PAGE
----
Dedicated Stompboxes or Multi-effects Pedals
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What’s Better: Dedicated Stompboxes or Multi-effects Pedals?

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Where should you put your money? Into specialized, single-effect pedals? Or go for a versatile guitar multi-processor with a huge range of effects, editing and patch-saving capabilities?

After due deliberation, we’ve concluded the answer to this often debated question is: It depends.

Multi-effect pluses and minuses

If you’re looking for maximum bang for your buck, multi-effects processors for guitars and basses typically offer dozens or even hundreds of effects in a single unit. And they usually allow you to edit and save effect combinations and settings as presets or patches. Many also can import new effects and patches from the web. There are a lot of cool multi-effects pedals out there with ability to tweak, twist and transform your sound in a million directions.

But let’s face it. In order to pack all those goodies into one single box, compromises are required. Instead of having dedicated circuits aimed at producing a range of, say, overdrive effects, a multiprocessor uses digital signal processing to emulate those sounds. While some DSP effects may blow you away with their ability to mimic dedicated stomps and vintage amps, real tone snobs usually prefer the original pedal or amp on which the simulation is based.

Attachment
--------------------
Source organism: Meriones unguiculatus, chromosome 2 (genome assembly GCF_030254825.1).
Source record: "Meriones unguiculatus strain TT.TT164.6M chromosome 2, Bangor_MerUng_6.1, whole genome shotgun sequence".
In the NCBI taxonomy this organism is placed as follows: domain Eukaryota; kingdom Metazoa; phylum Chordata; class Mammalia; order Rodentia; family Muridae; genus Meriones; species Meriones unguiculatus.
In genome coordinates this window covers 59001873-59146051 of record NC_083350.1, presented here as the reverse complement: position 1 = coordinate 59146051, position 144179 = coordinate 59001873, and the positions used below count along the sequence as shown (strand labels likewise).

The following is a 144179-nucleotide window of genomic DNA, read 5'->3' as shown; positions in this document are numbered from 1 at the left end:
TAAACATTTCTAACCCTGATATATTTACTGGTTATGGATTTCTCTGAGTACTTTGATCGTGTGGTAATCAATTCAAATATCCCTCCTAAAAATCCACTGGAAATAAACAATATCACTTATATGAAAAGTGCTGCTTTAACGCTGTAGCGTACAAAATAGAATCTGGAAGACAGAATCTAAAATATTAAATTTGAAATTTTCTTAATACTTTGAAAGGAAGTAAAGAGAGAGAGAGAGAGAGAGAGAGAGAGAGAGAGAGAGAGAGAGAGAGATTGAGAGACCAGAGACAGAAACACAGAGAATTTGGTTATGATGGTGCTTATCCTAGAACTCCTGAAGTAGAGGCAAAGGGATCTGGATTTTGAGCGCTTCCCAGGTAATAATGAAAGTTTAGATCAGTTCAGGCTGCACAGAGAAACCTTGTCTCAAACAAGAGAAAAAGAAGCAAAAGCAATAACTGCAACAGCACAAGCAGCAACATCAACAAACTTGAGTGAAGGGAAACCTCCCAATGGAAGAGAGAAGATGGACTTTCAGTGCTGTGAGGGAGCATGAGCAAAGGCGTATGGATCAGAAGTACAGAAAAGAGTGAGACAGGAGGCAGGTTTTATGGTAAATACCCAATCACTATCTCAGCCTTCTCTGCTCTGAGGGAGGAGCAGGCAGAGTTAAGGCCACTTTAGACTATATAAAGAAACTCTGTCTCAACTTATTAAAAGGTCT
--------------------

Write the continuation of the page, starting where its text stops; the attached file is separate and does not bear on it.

Line 6 M13 Stompbox Modeler

The M13 Stompbox Modeler multi-effects pedal from Line 6 houses more than 100 effects models based on some of the most revered stomps in guitardom.

The other downside to multi-effects boxes is a potentially steep learning curve. Some of the more sophisticated units have deep menus that take effort to master. That said, the best units make editing patches and other functions pretty intuitive. Then again, you’ll likely run into many guitarists who have barely scratched the surface of their multi-effects pedals—they’re happy with the vast selection of effects their unit offers right out of the box.

Getting dedicated

If you’re all about tone, a dedicated guitar effects stompbox is more likely to deliver the kind of sound you’re hearing in your head. Generally speaking, given their single-minded nature, single-effect pedals offer more authentic sound and playing dynamics than DSP copy cats. But on a per-effect basis, they cost more.

BOSS OD-3 Overdrive Pedal

The BOSS OD-3 does one thing and does it well: it offers a range of overdrive sounds with playing dynamics response that gets high marks from players.

If you’re someone who spends a lot of time experimenting with your sound and pushing the boundaries of what a guitar can sound like, a multi-effects box might make more sense for you. Also, if you do a lot of covers, a multiprocessor can be a lifesaver. At a moment’s notice you can call up a good fuzz sound for that “(I Can’t Get No) Satisfaction” request.

Conversely, if your focus is on a relatively narrower range of sounds, convincing tone is a priority, and you’ve got some budget to work with, building a small collection of premium stompboxes is a better way to go.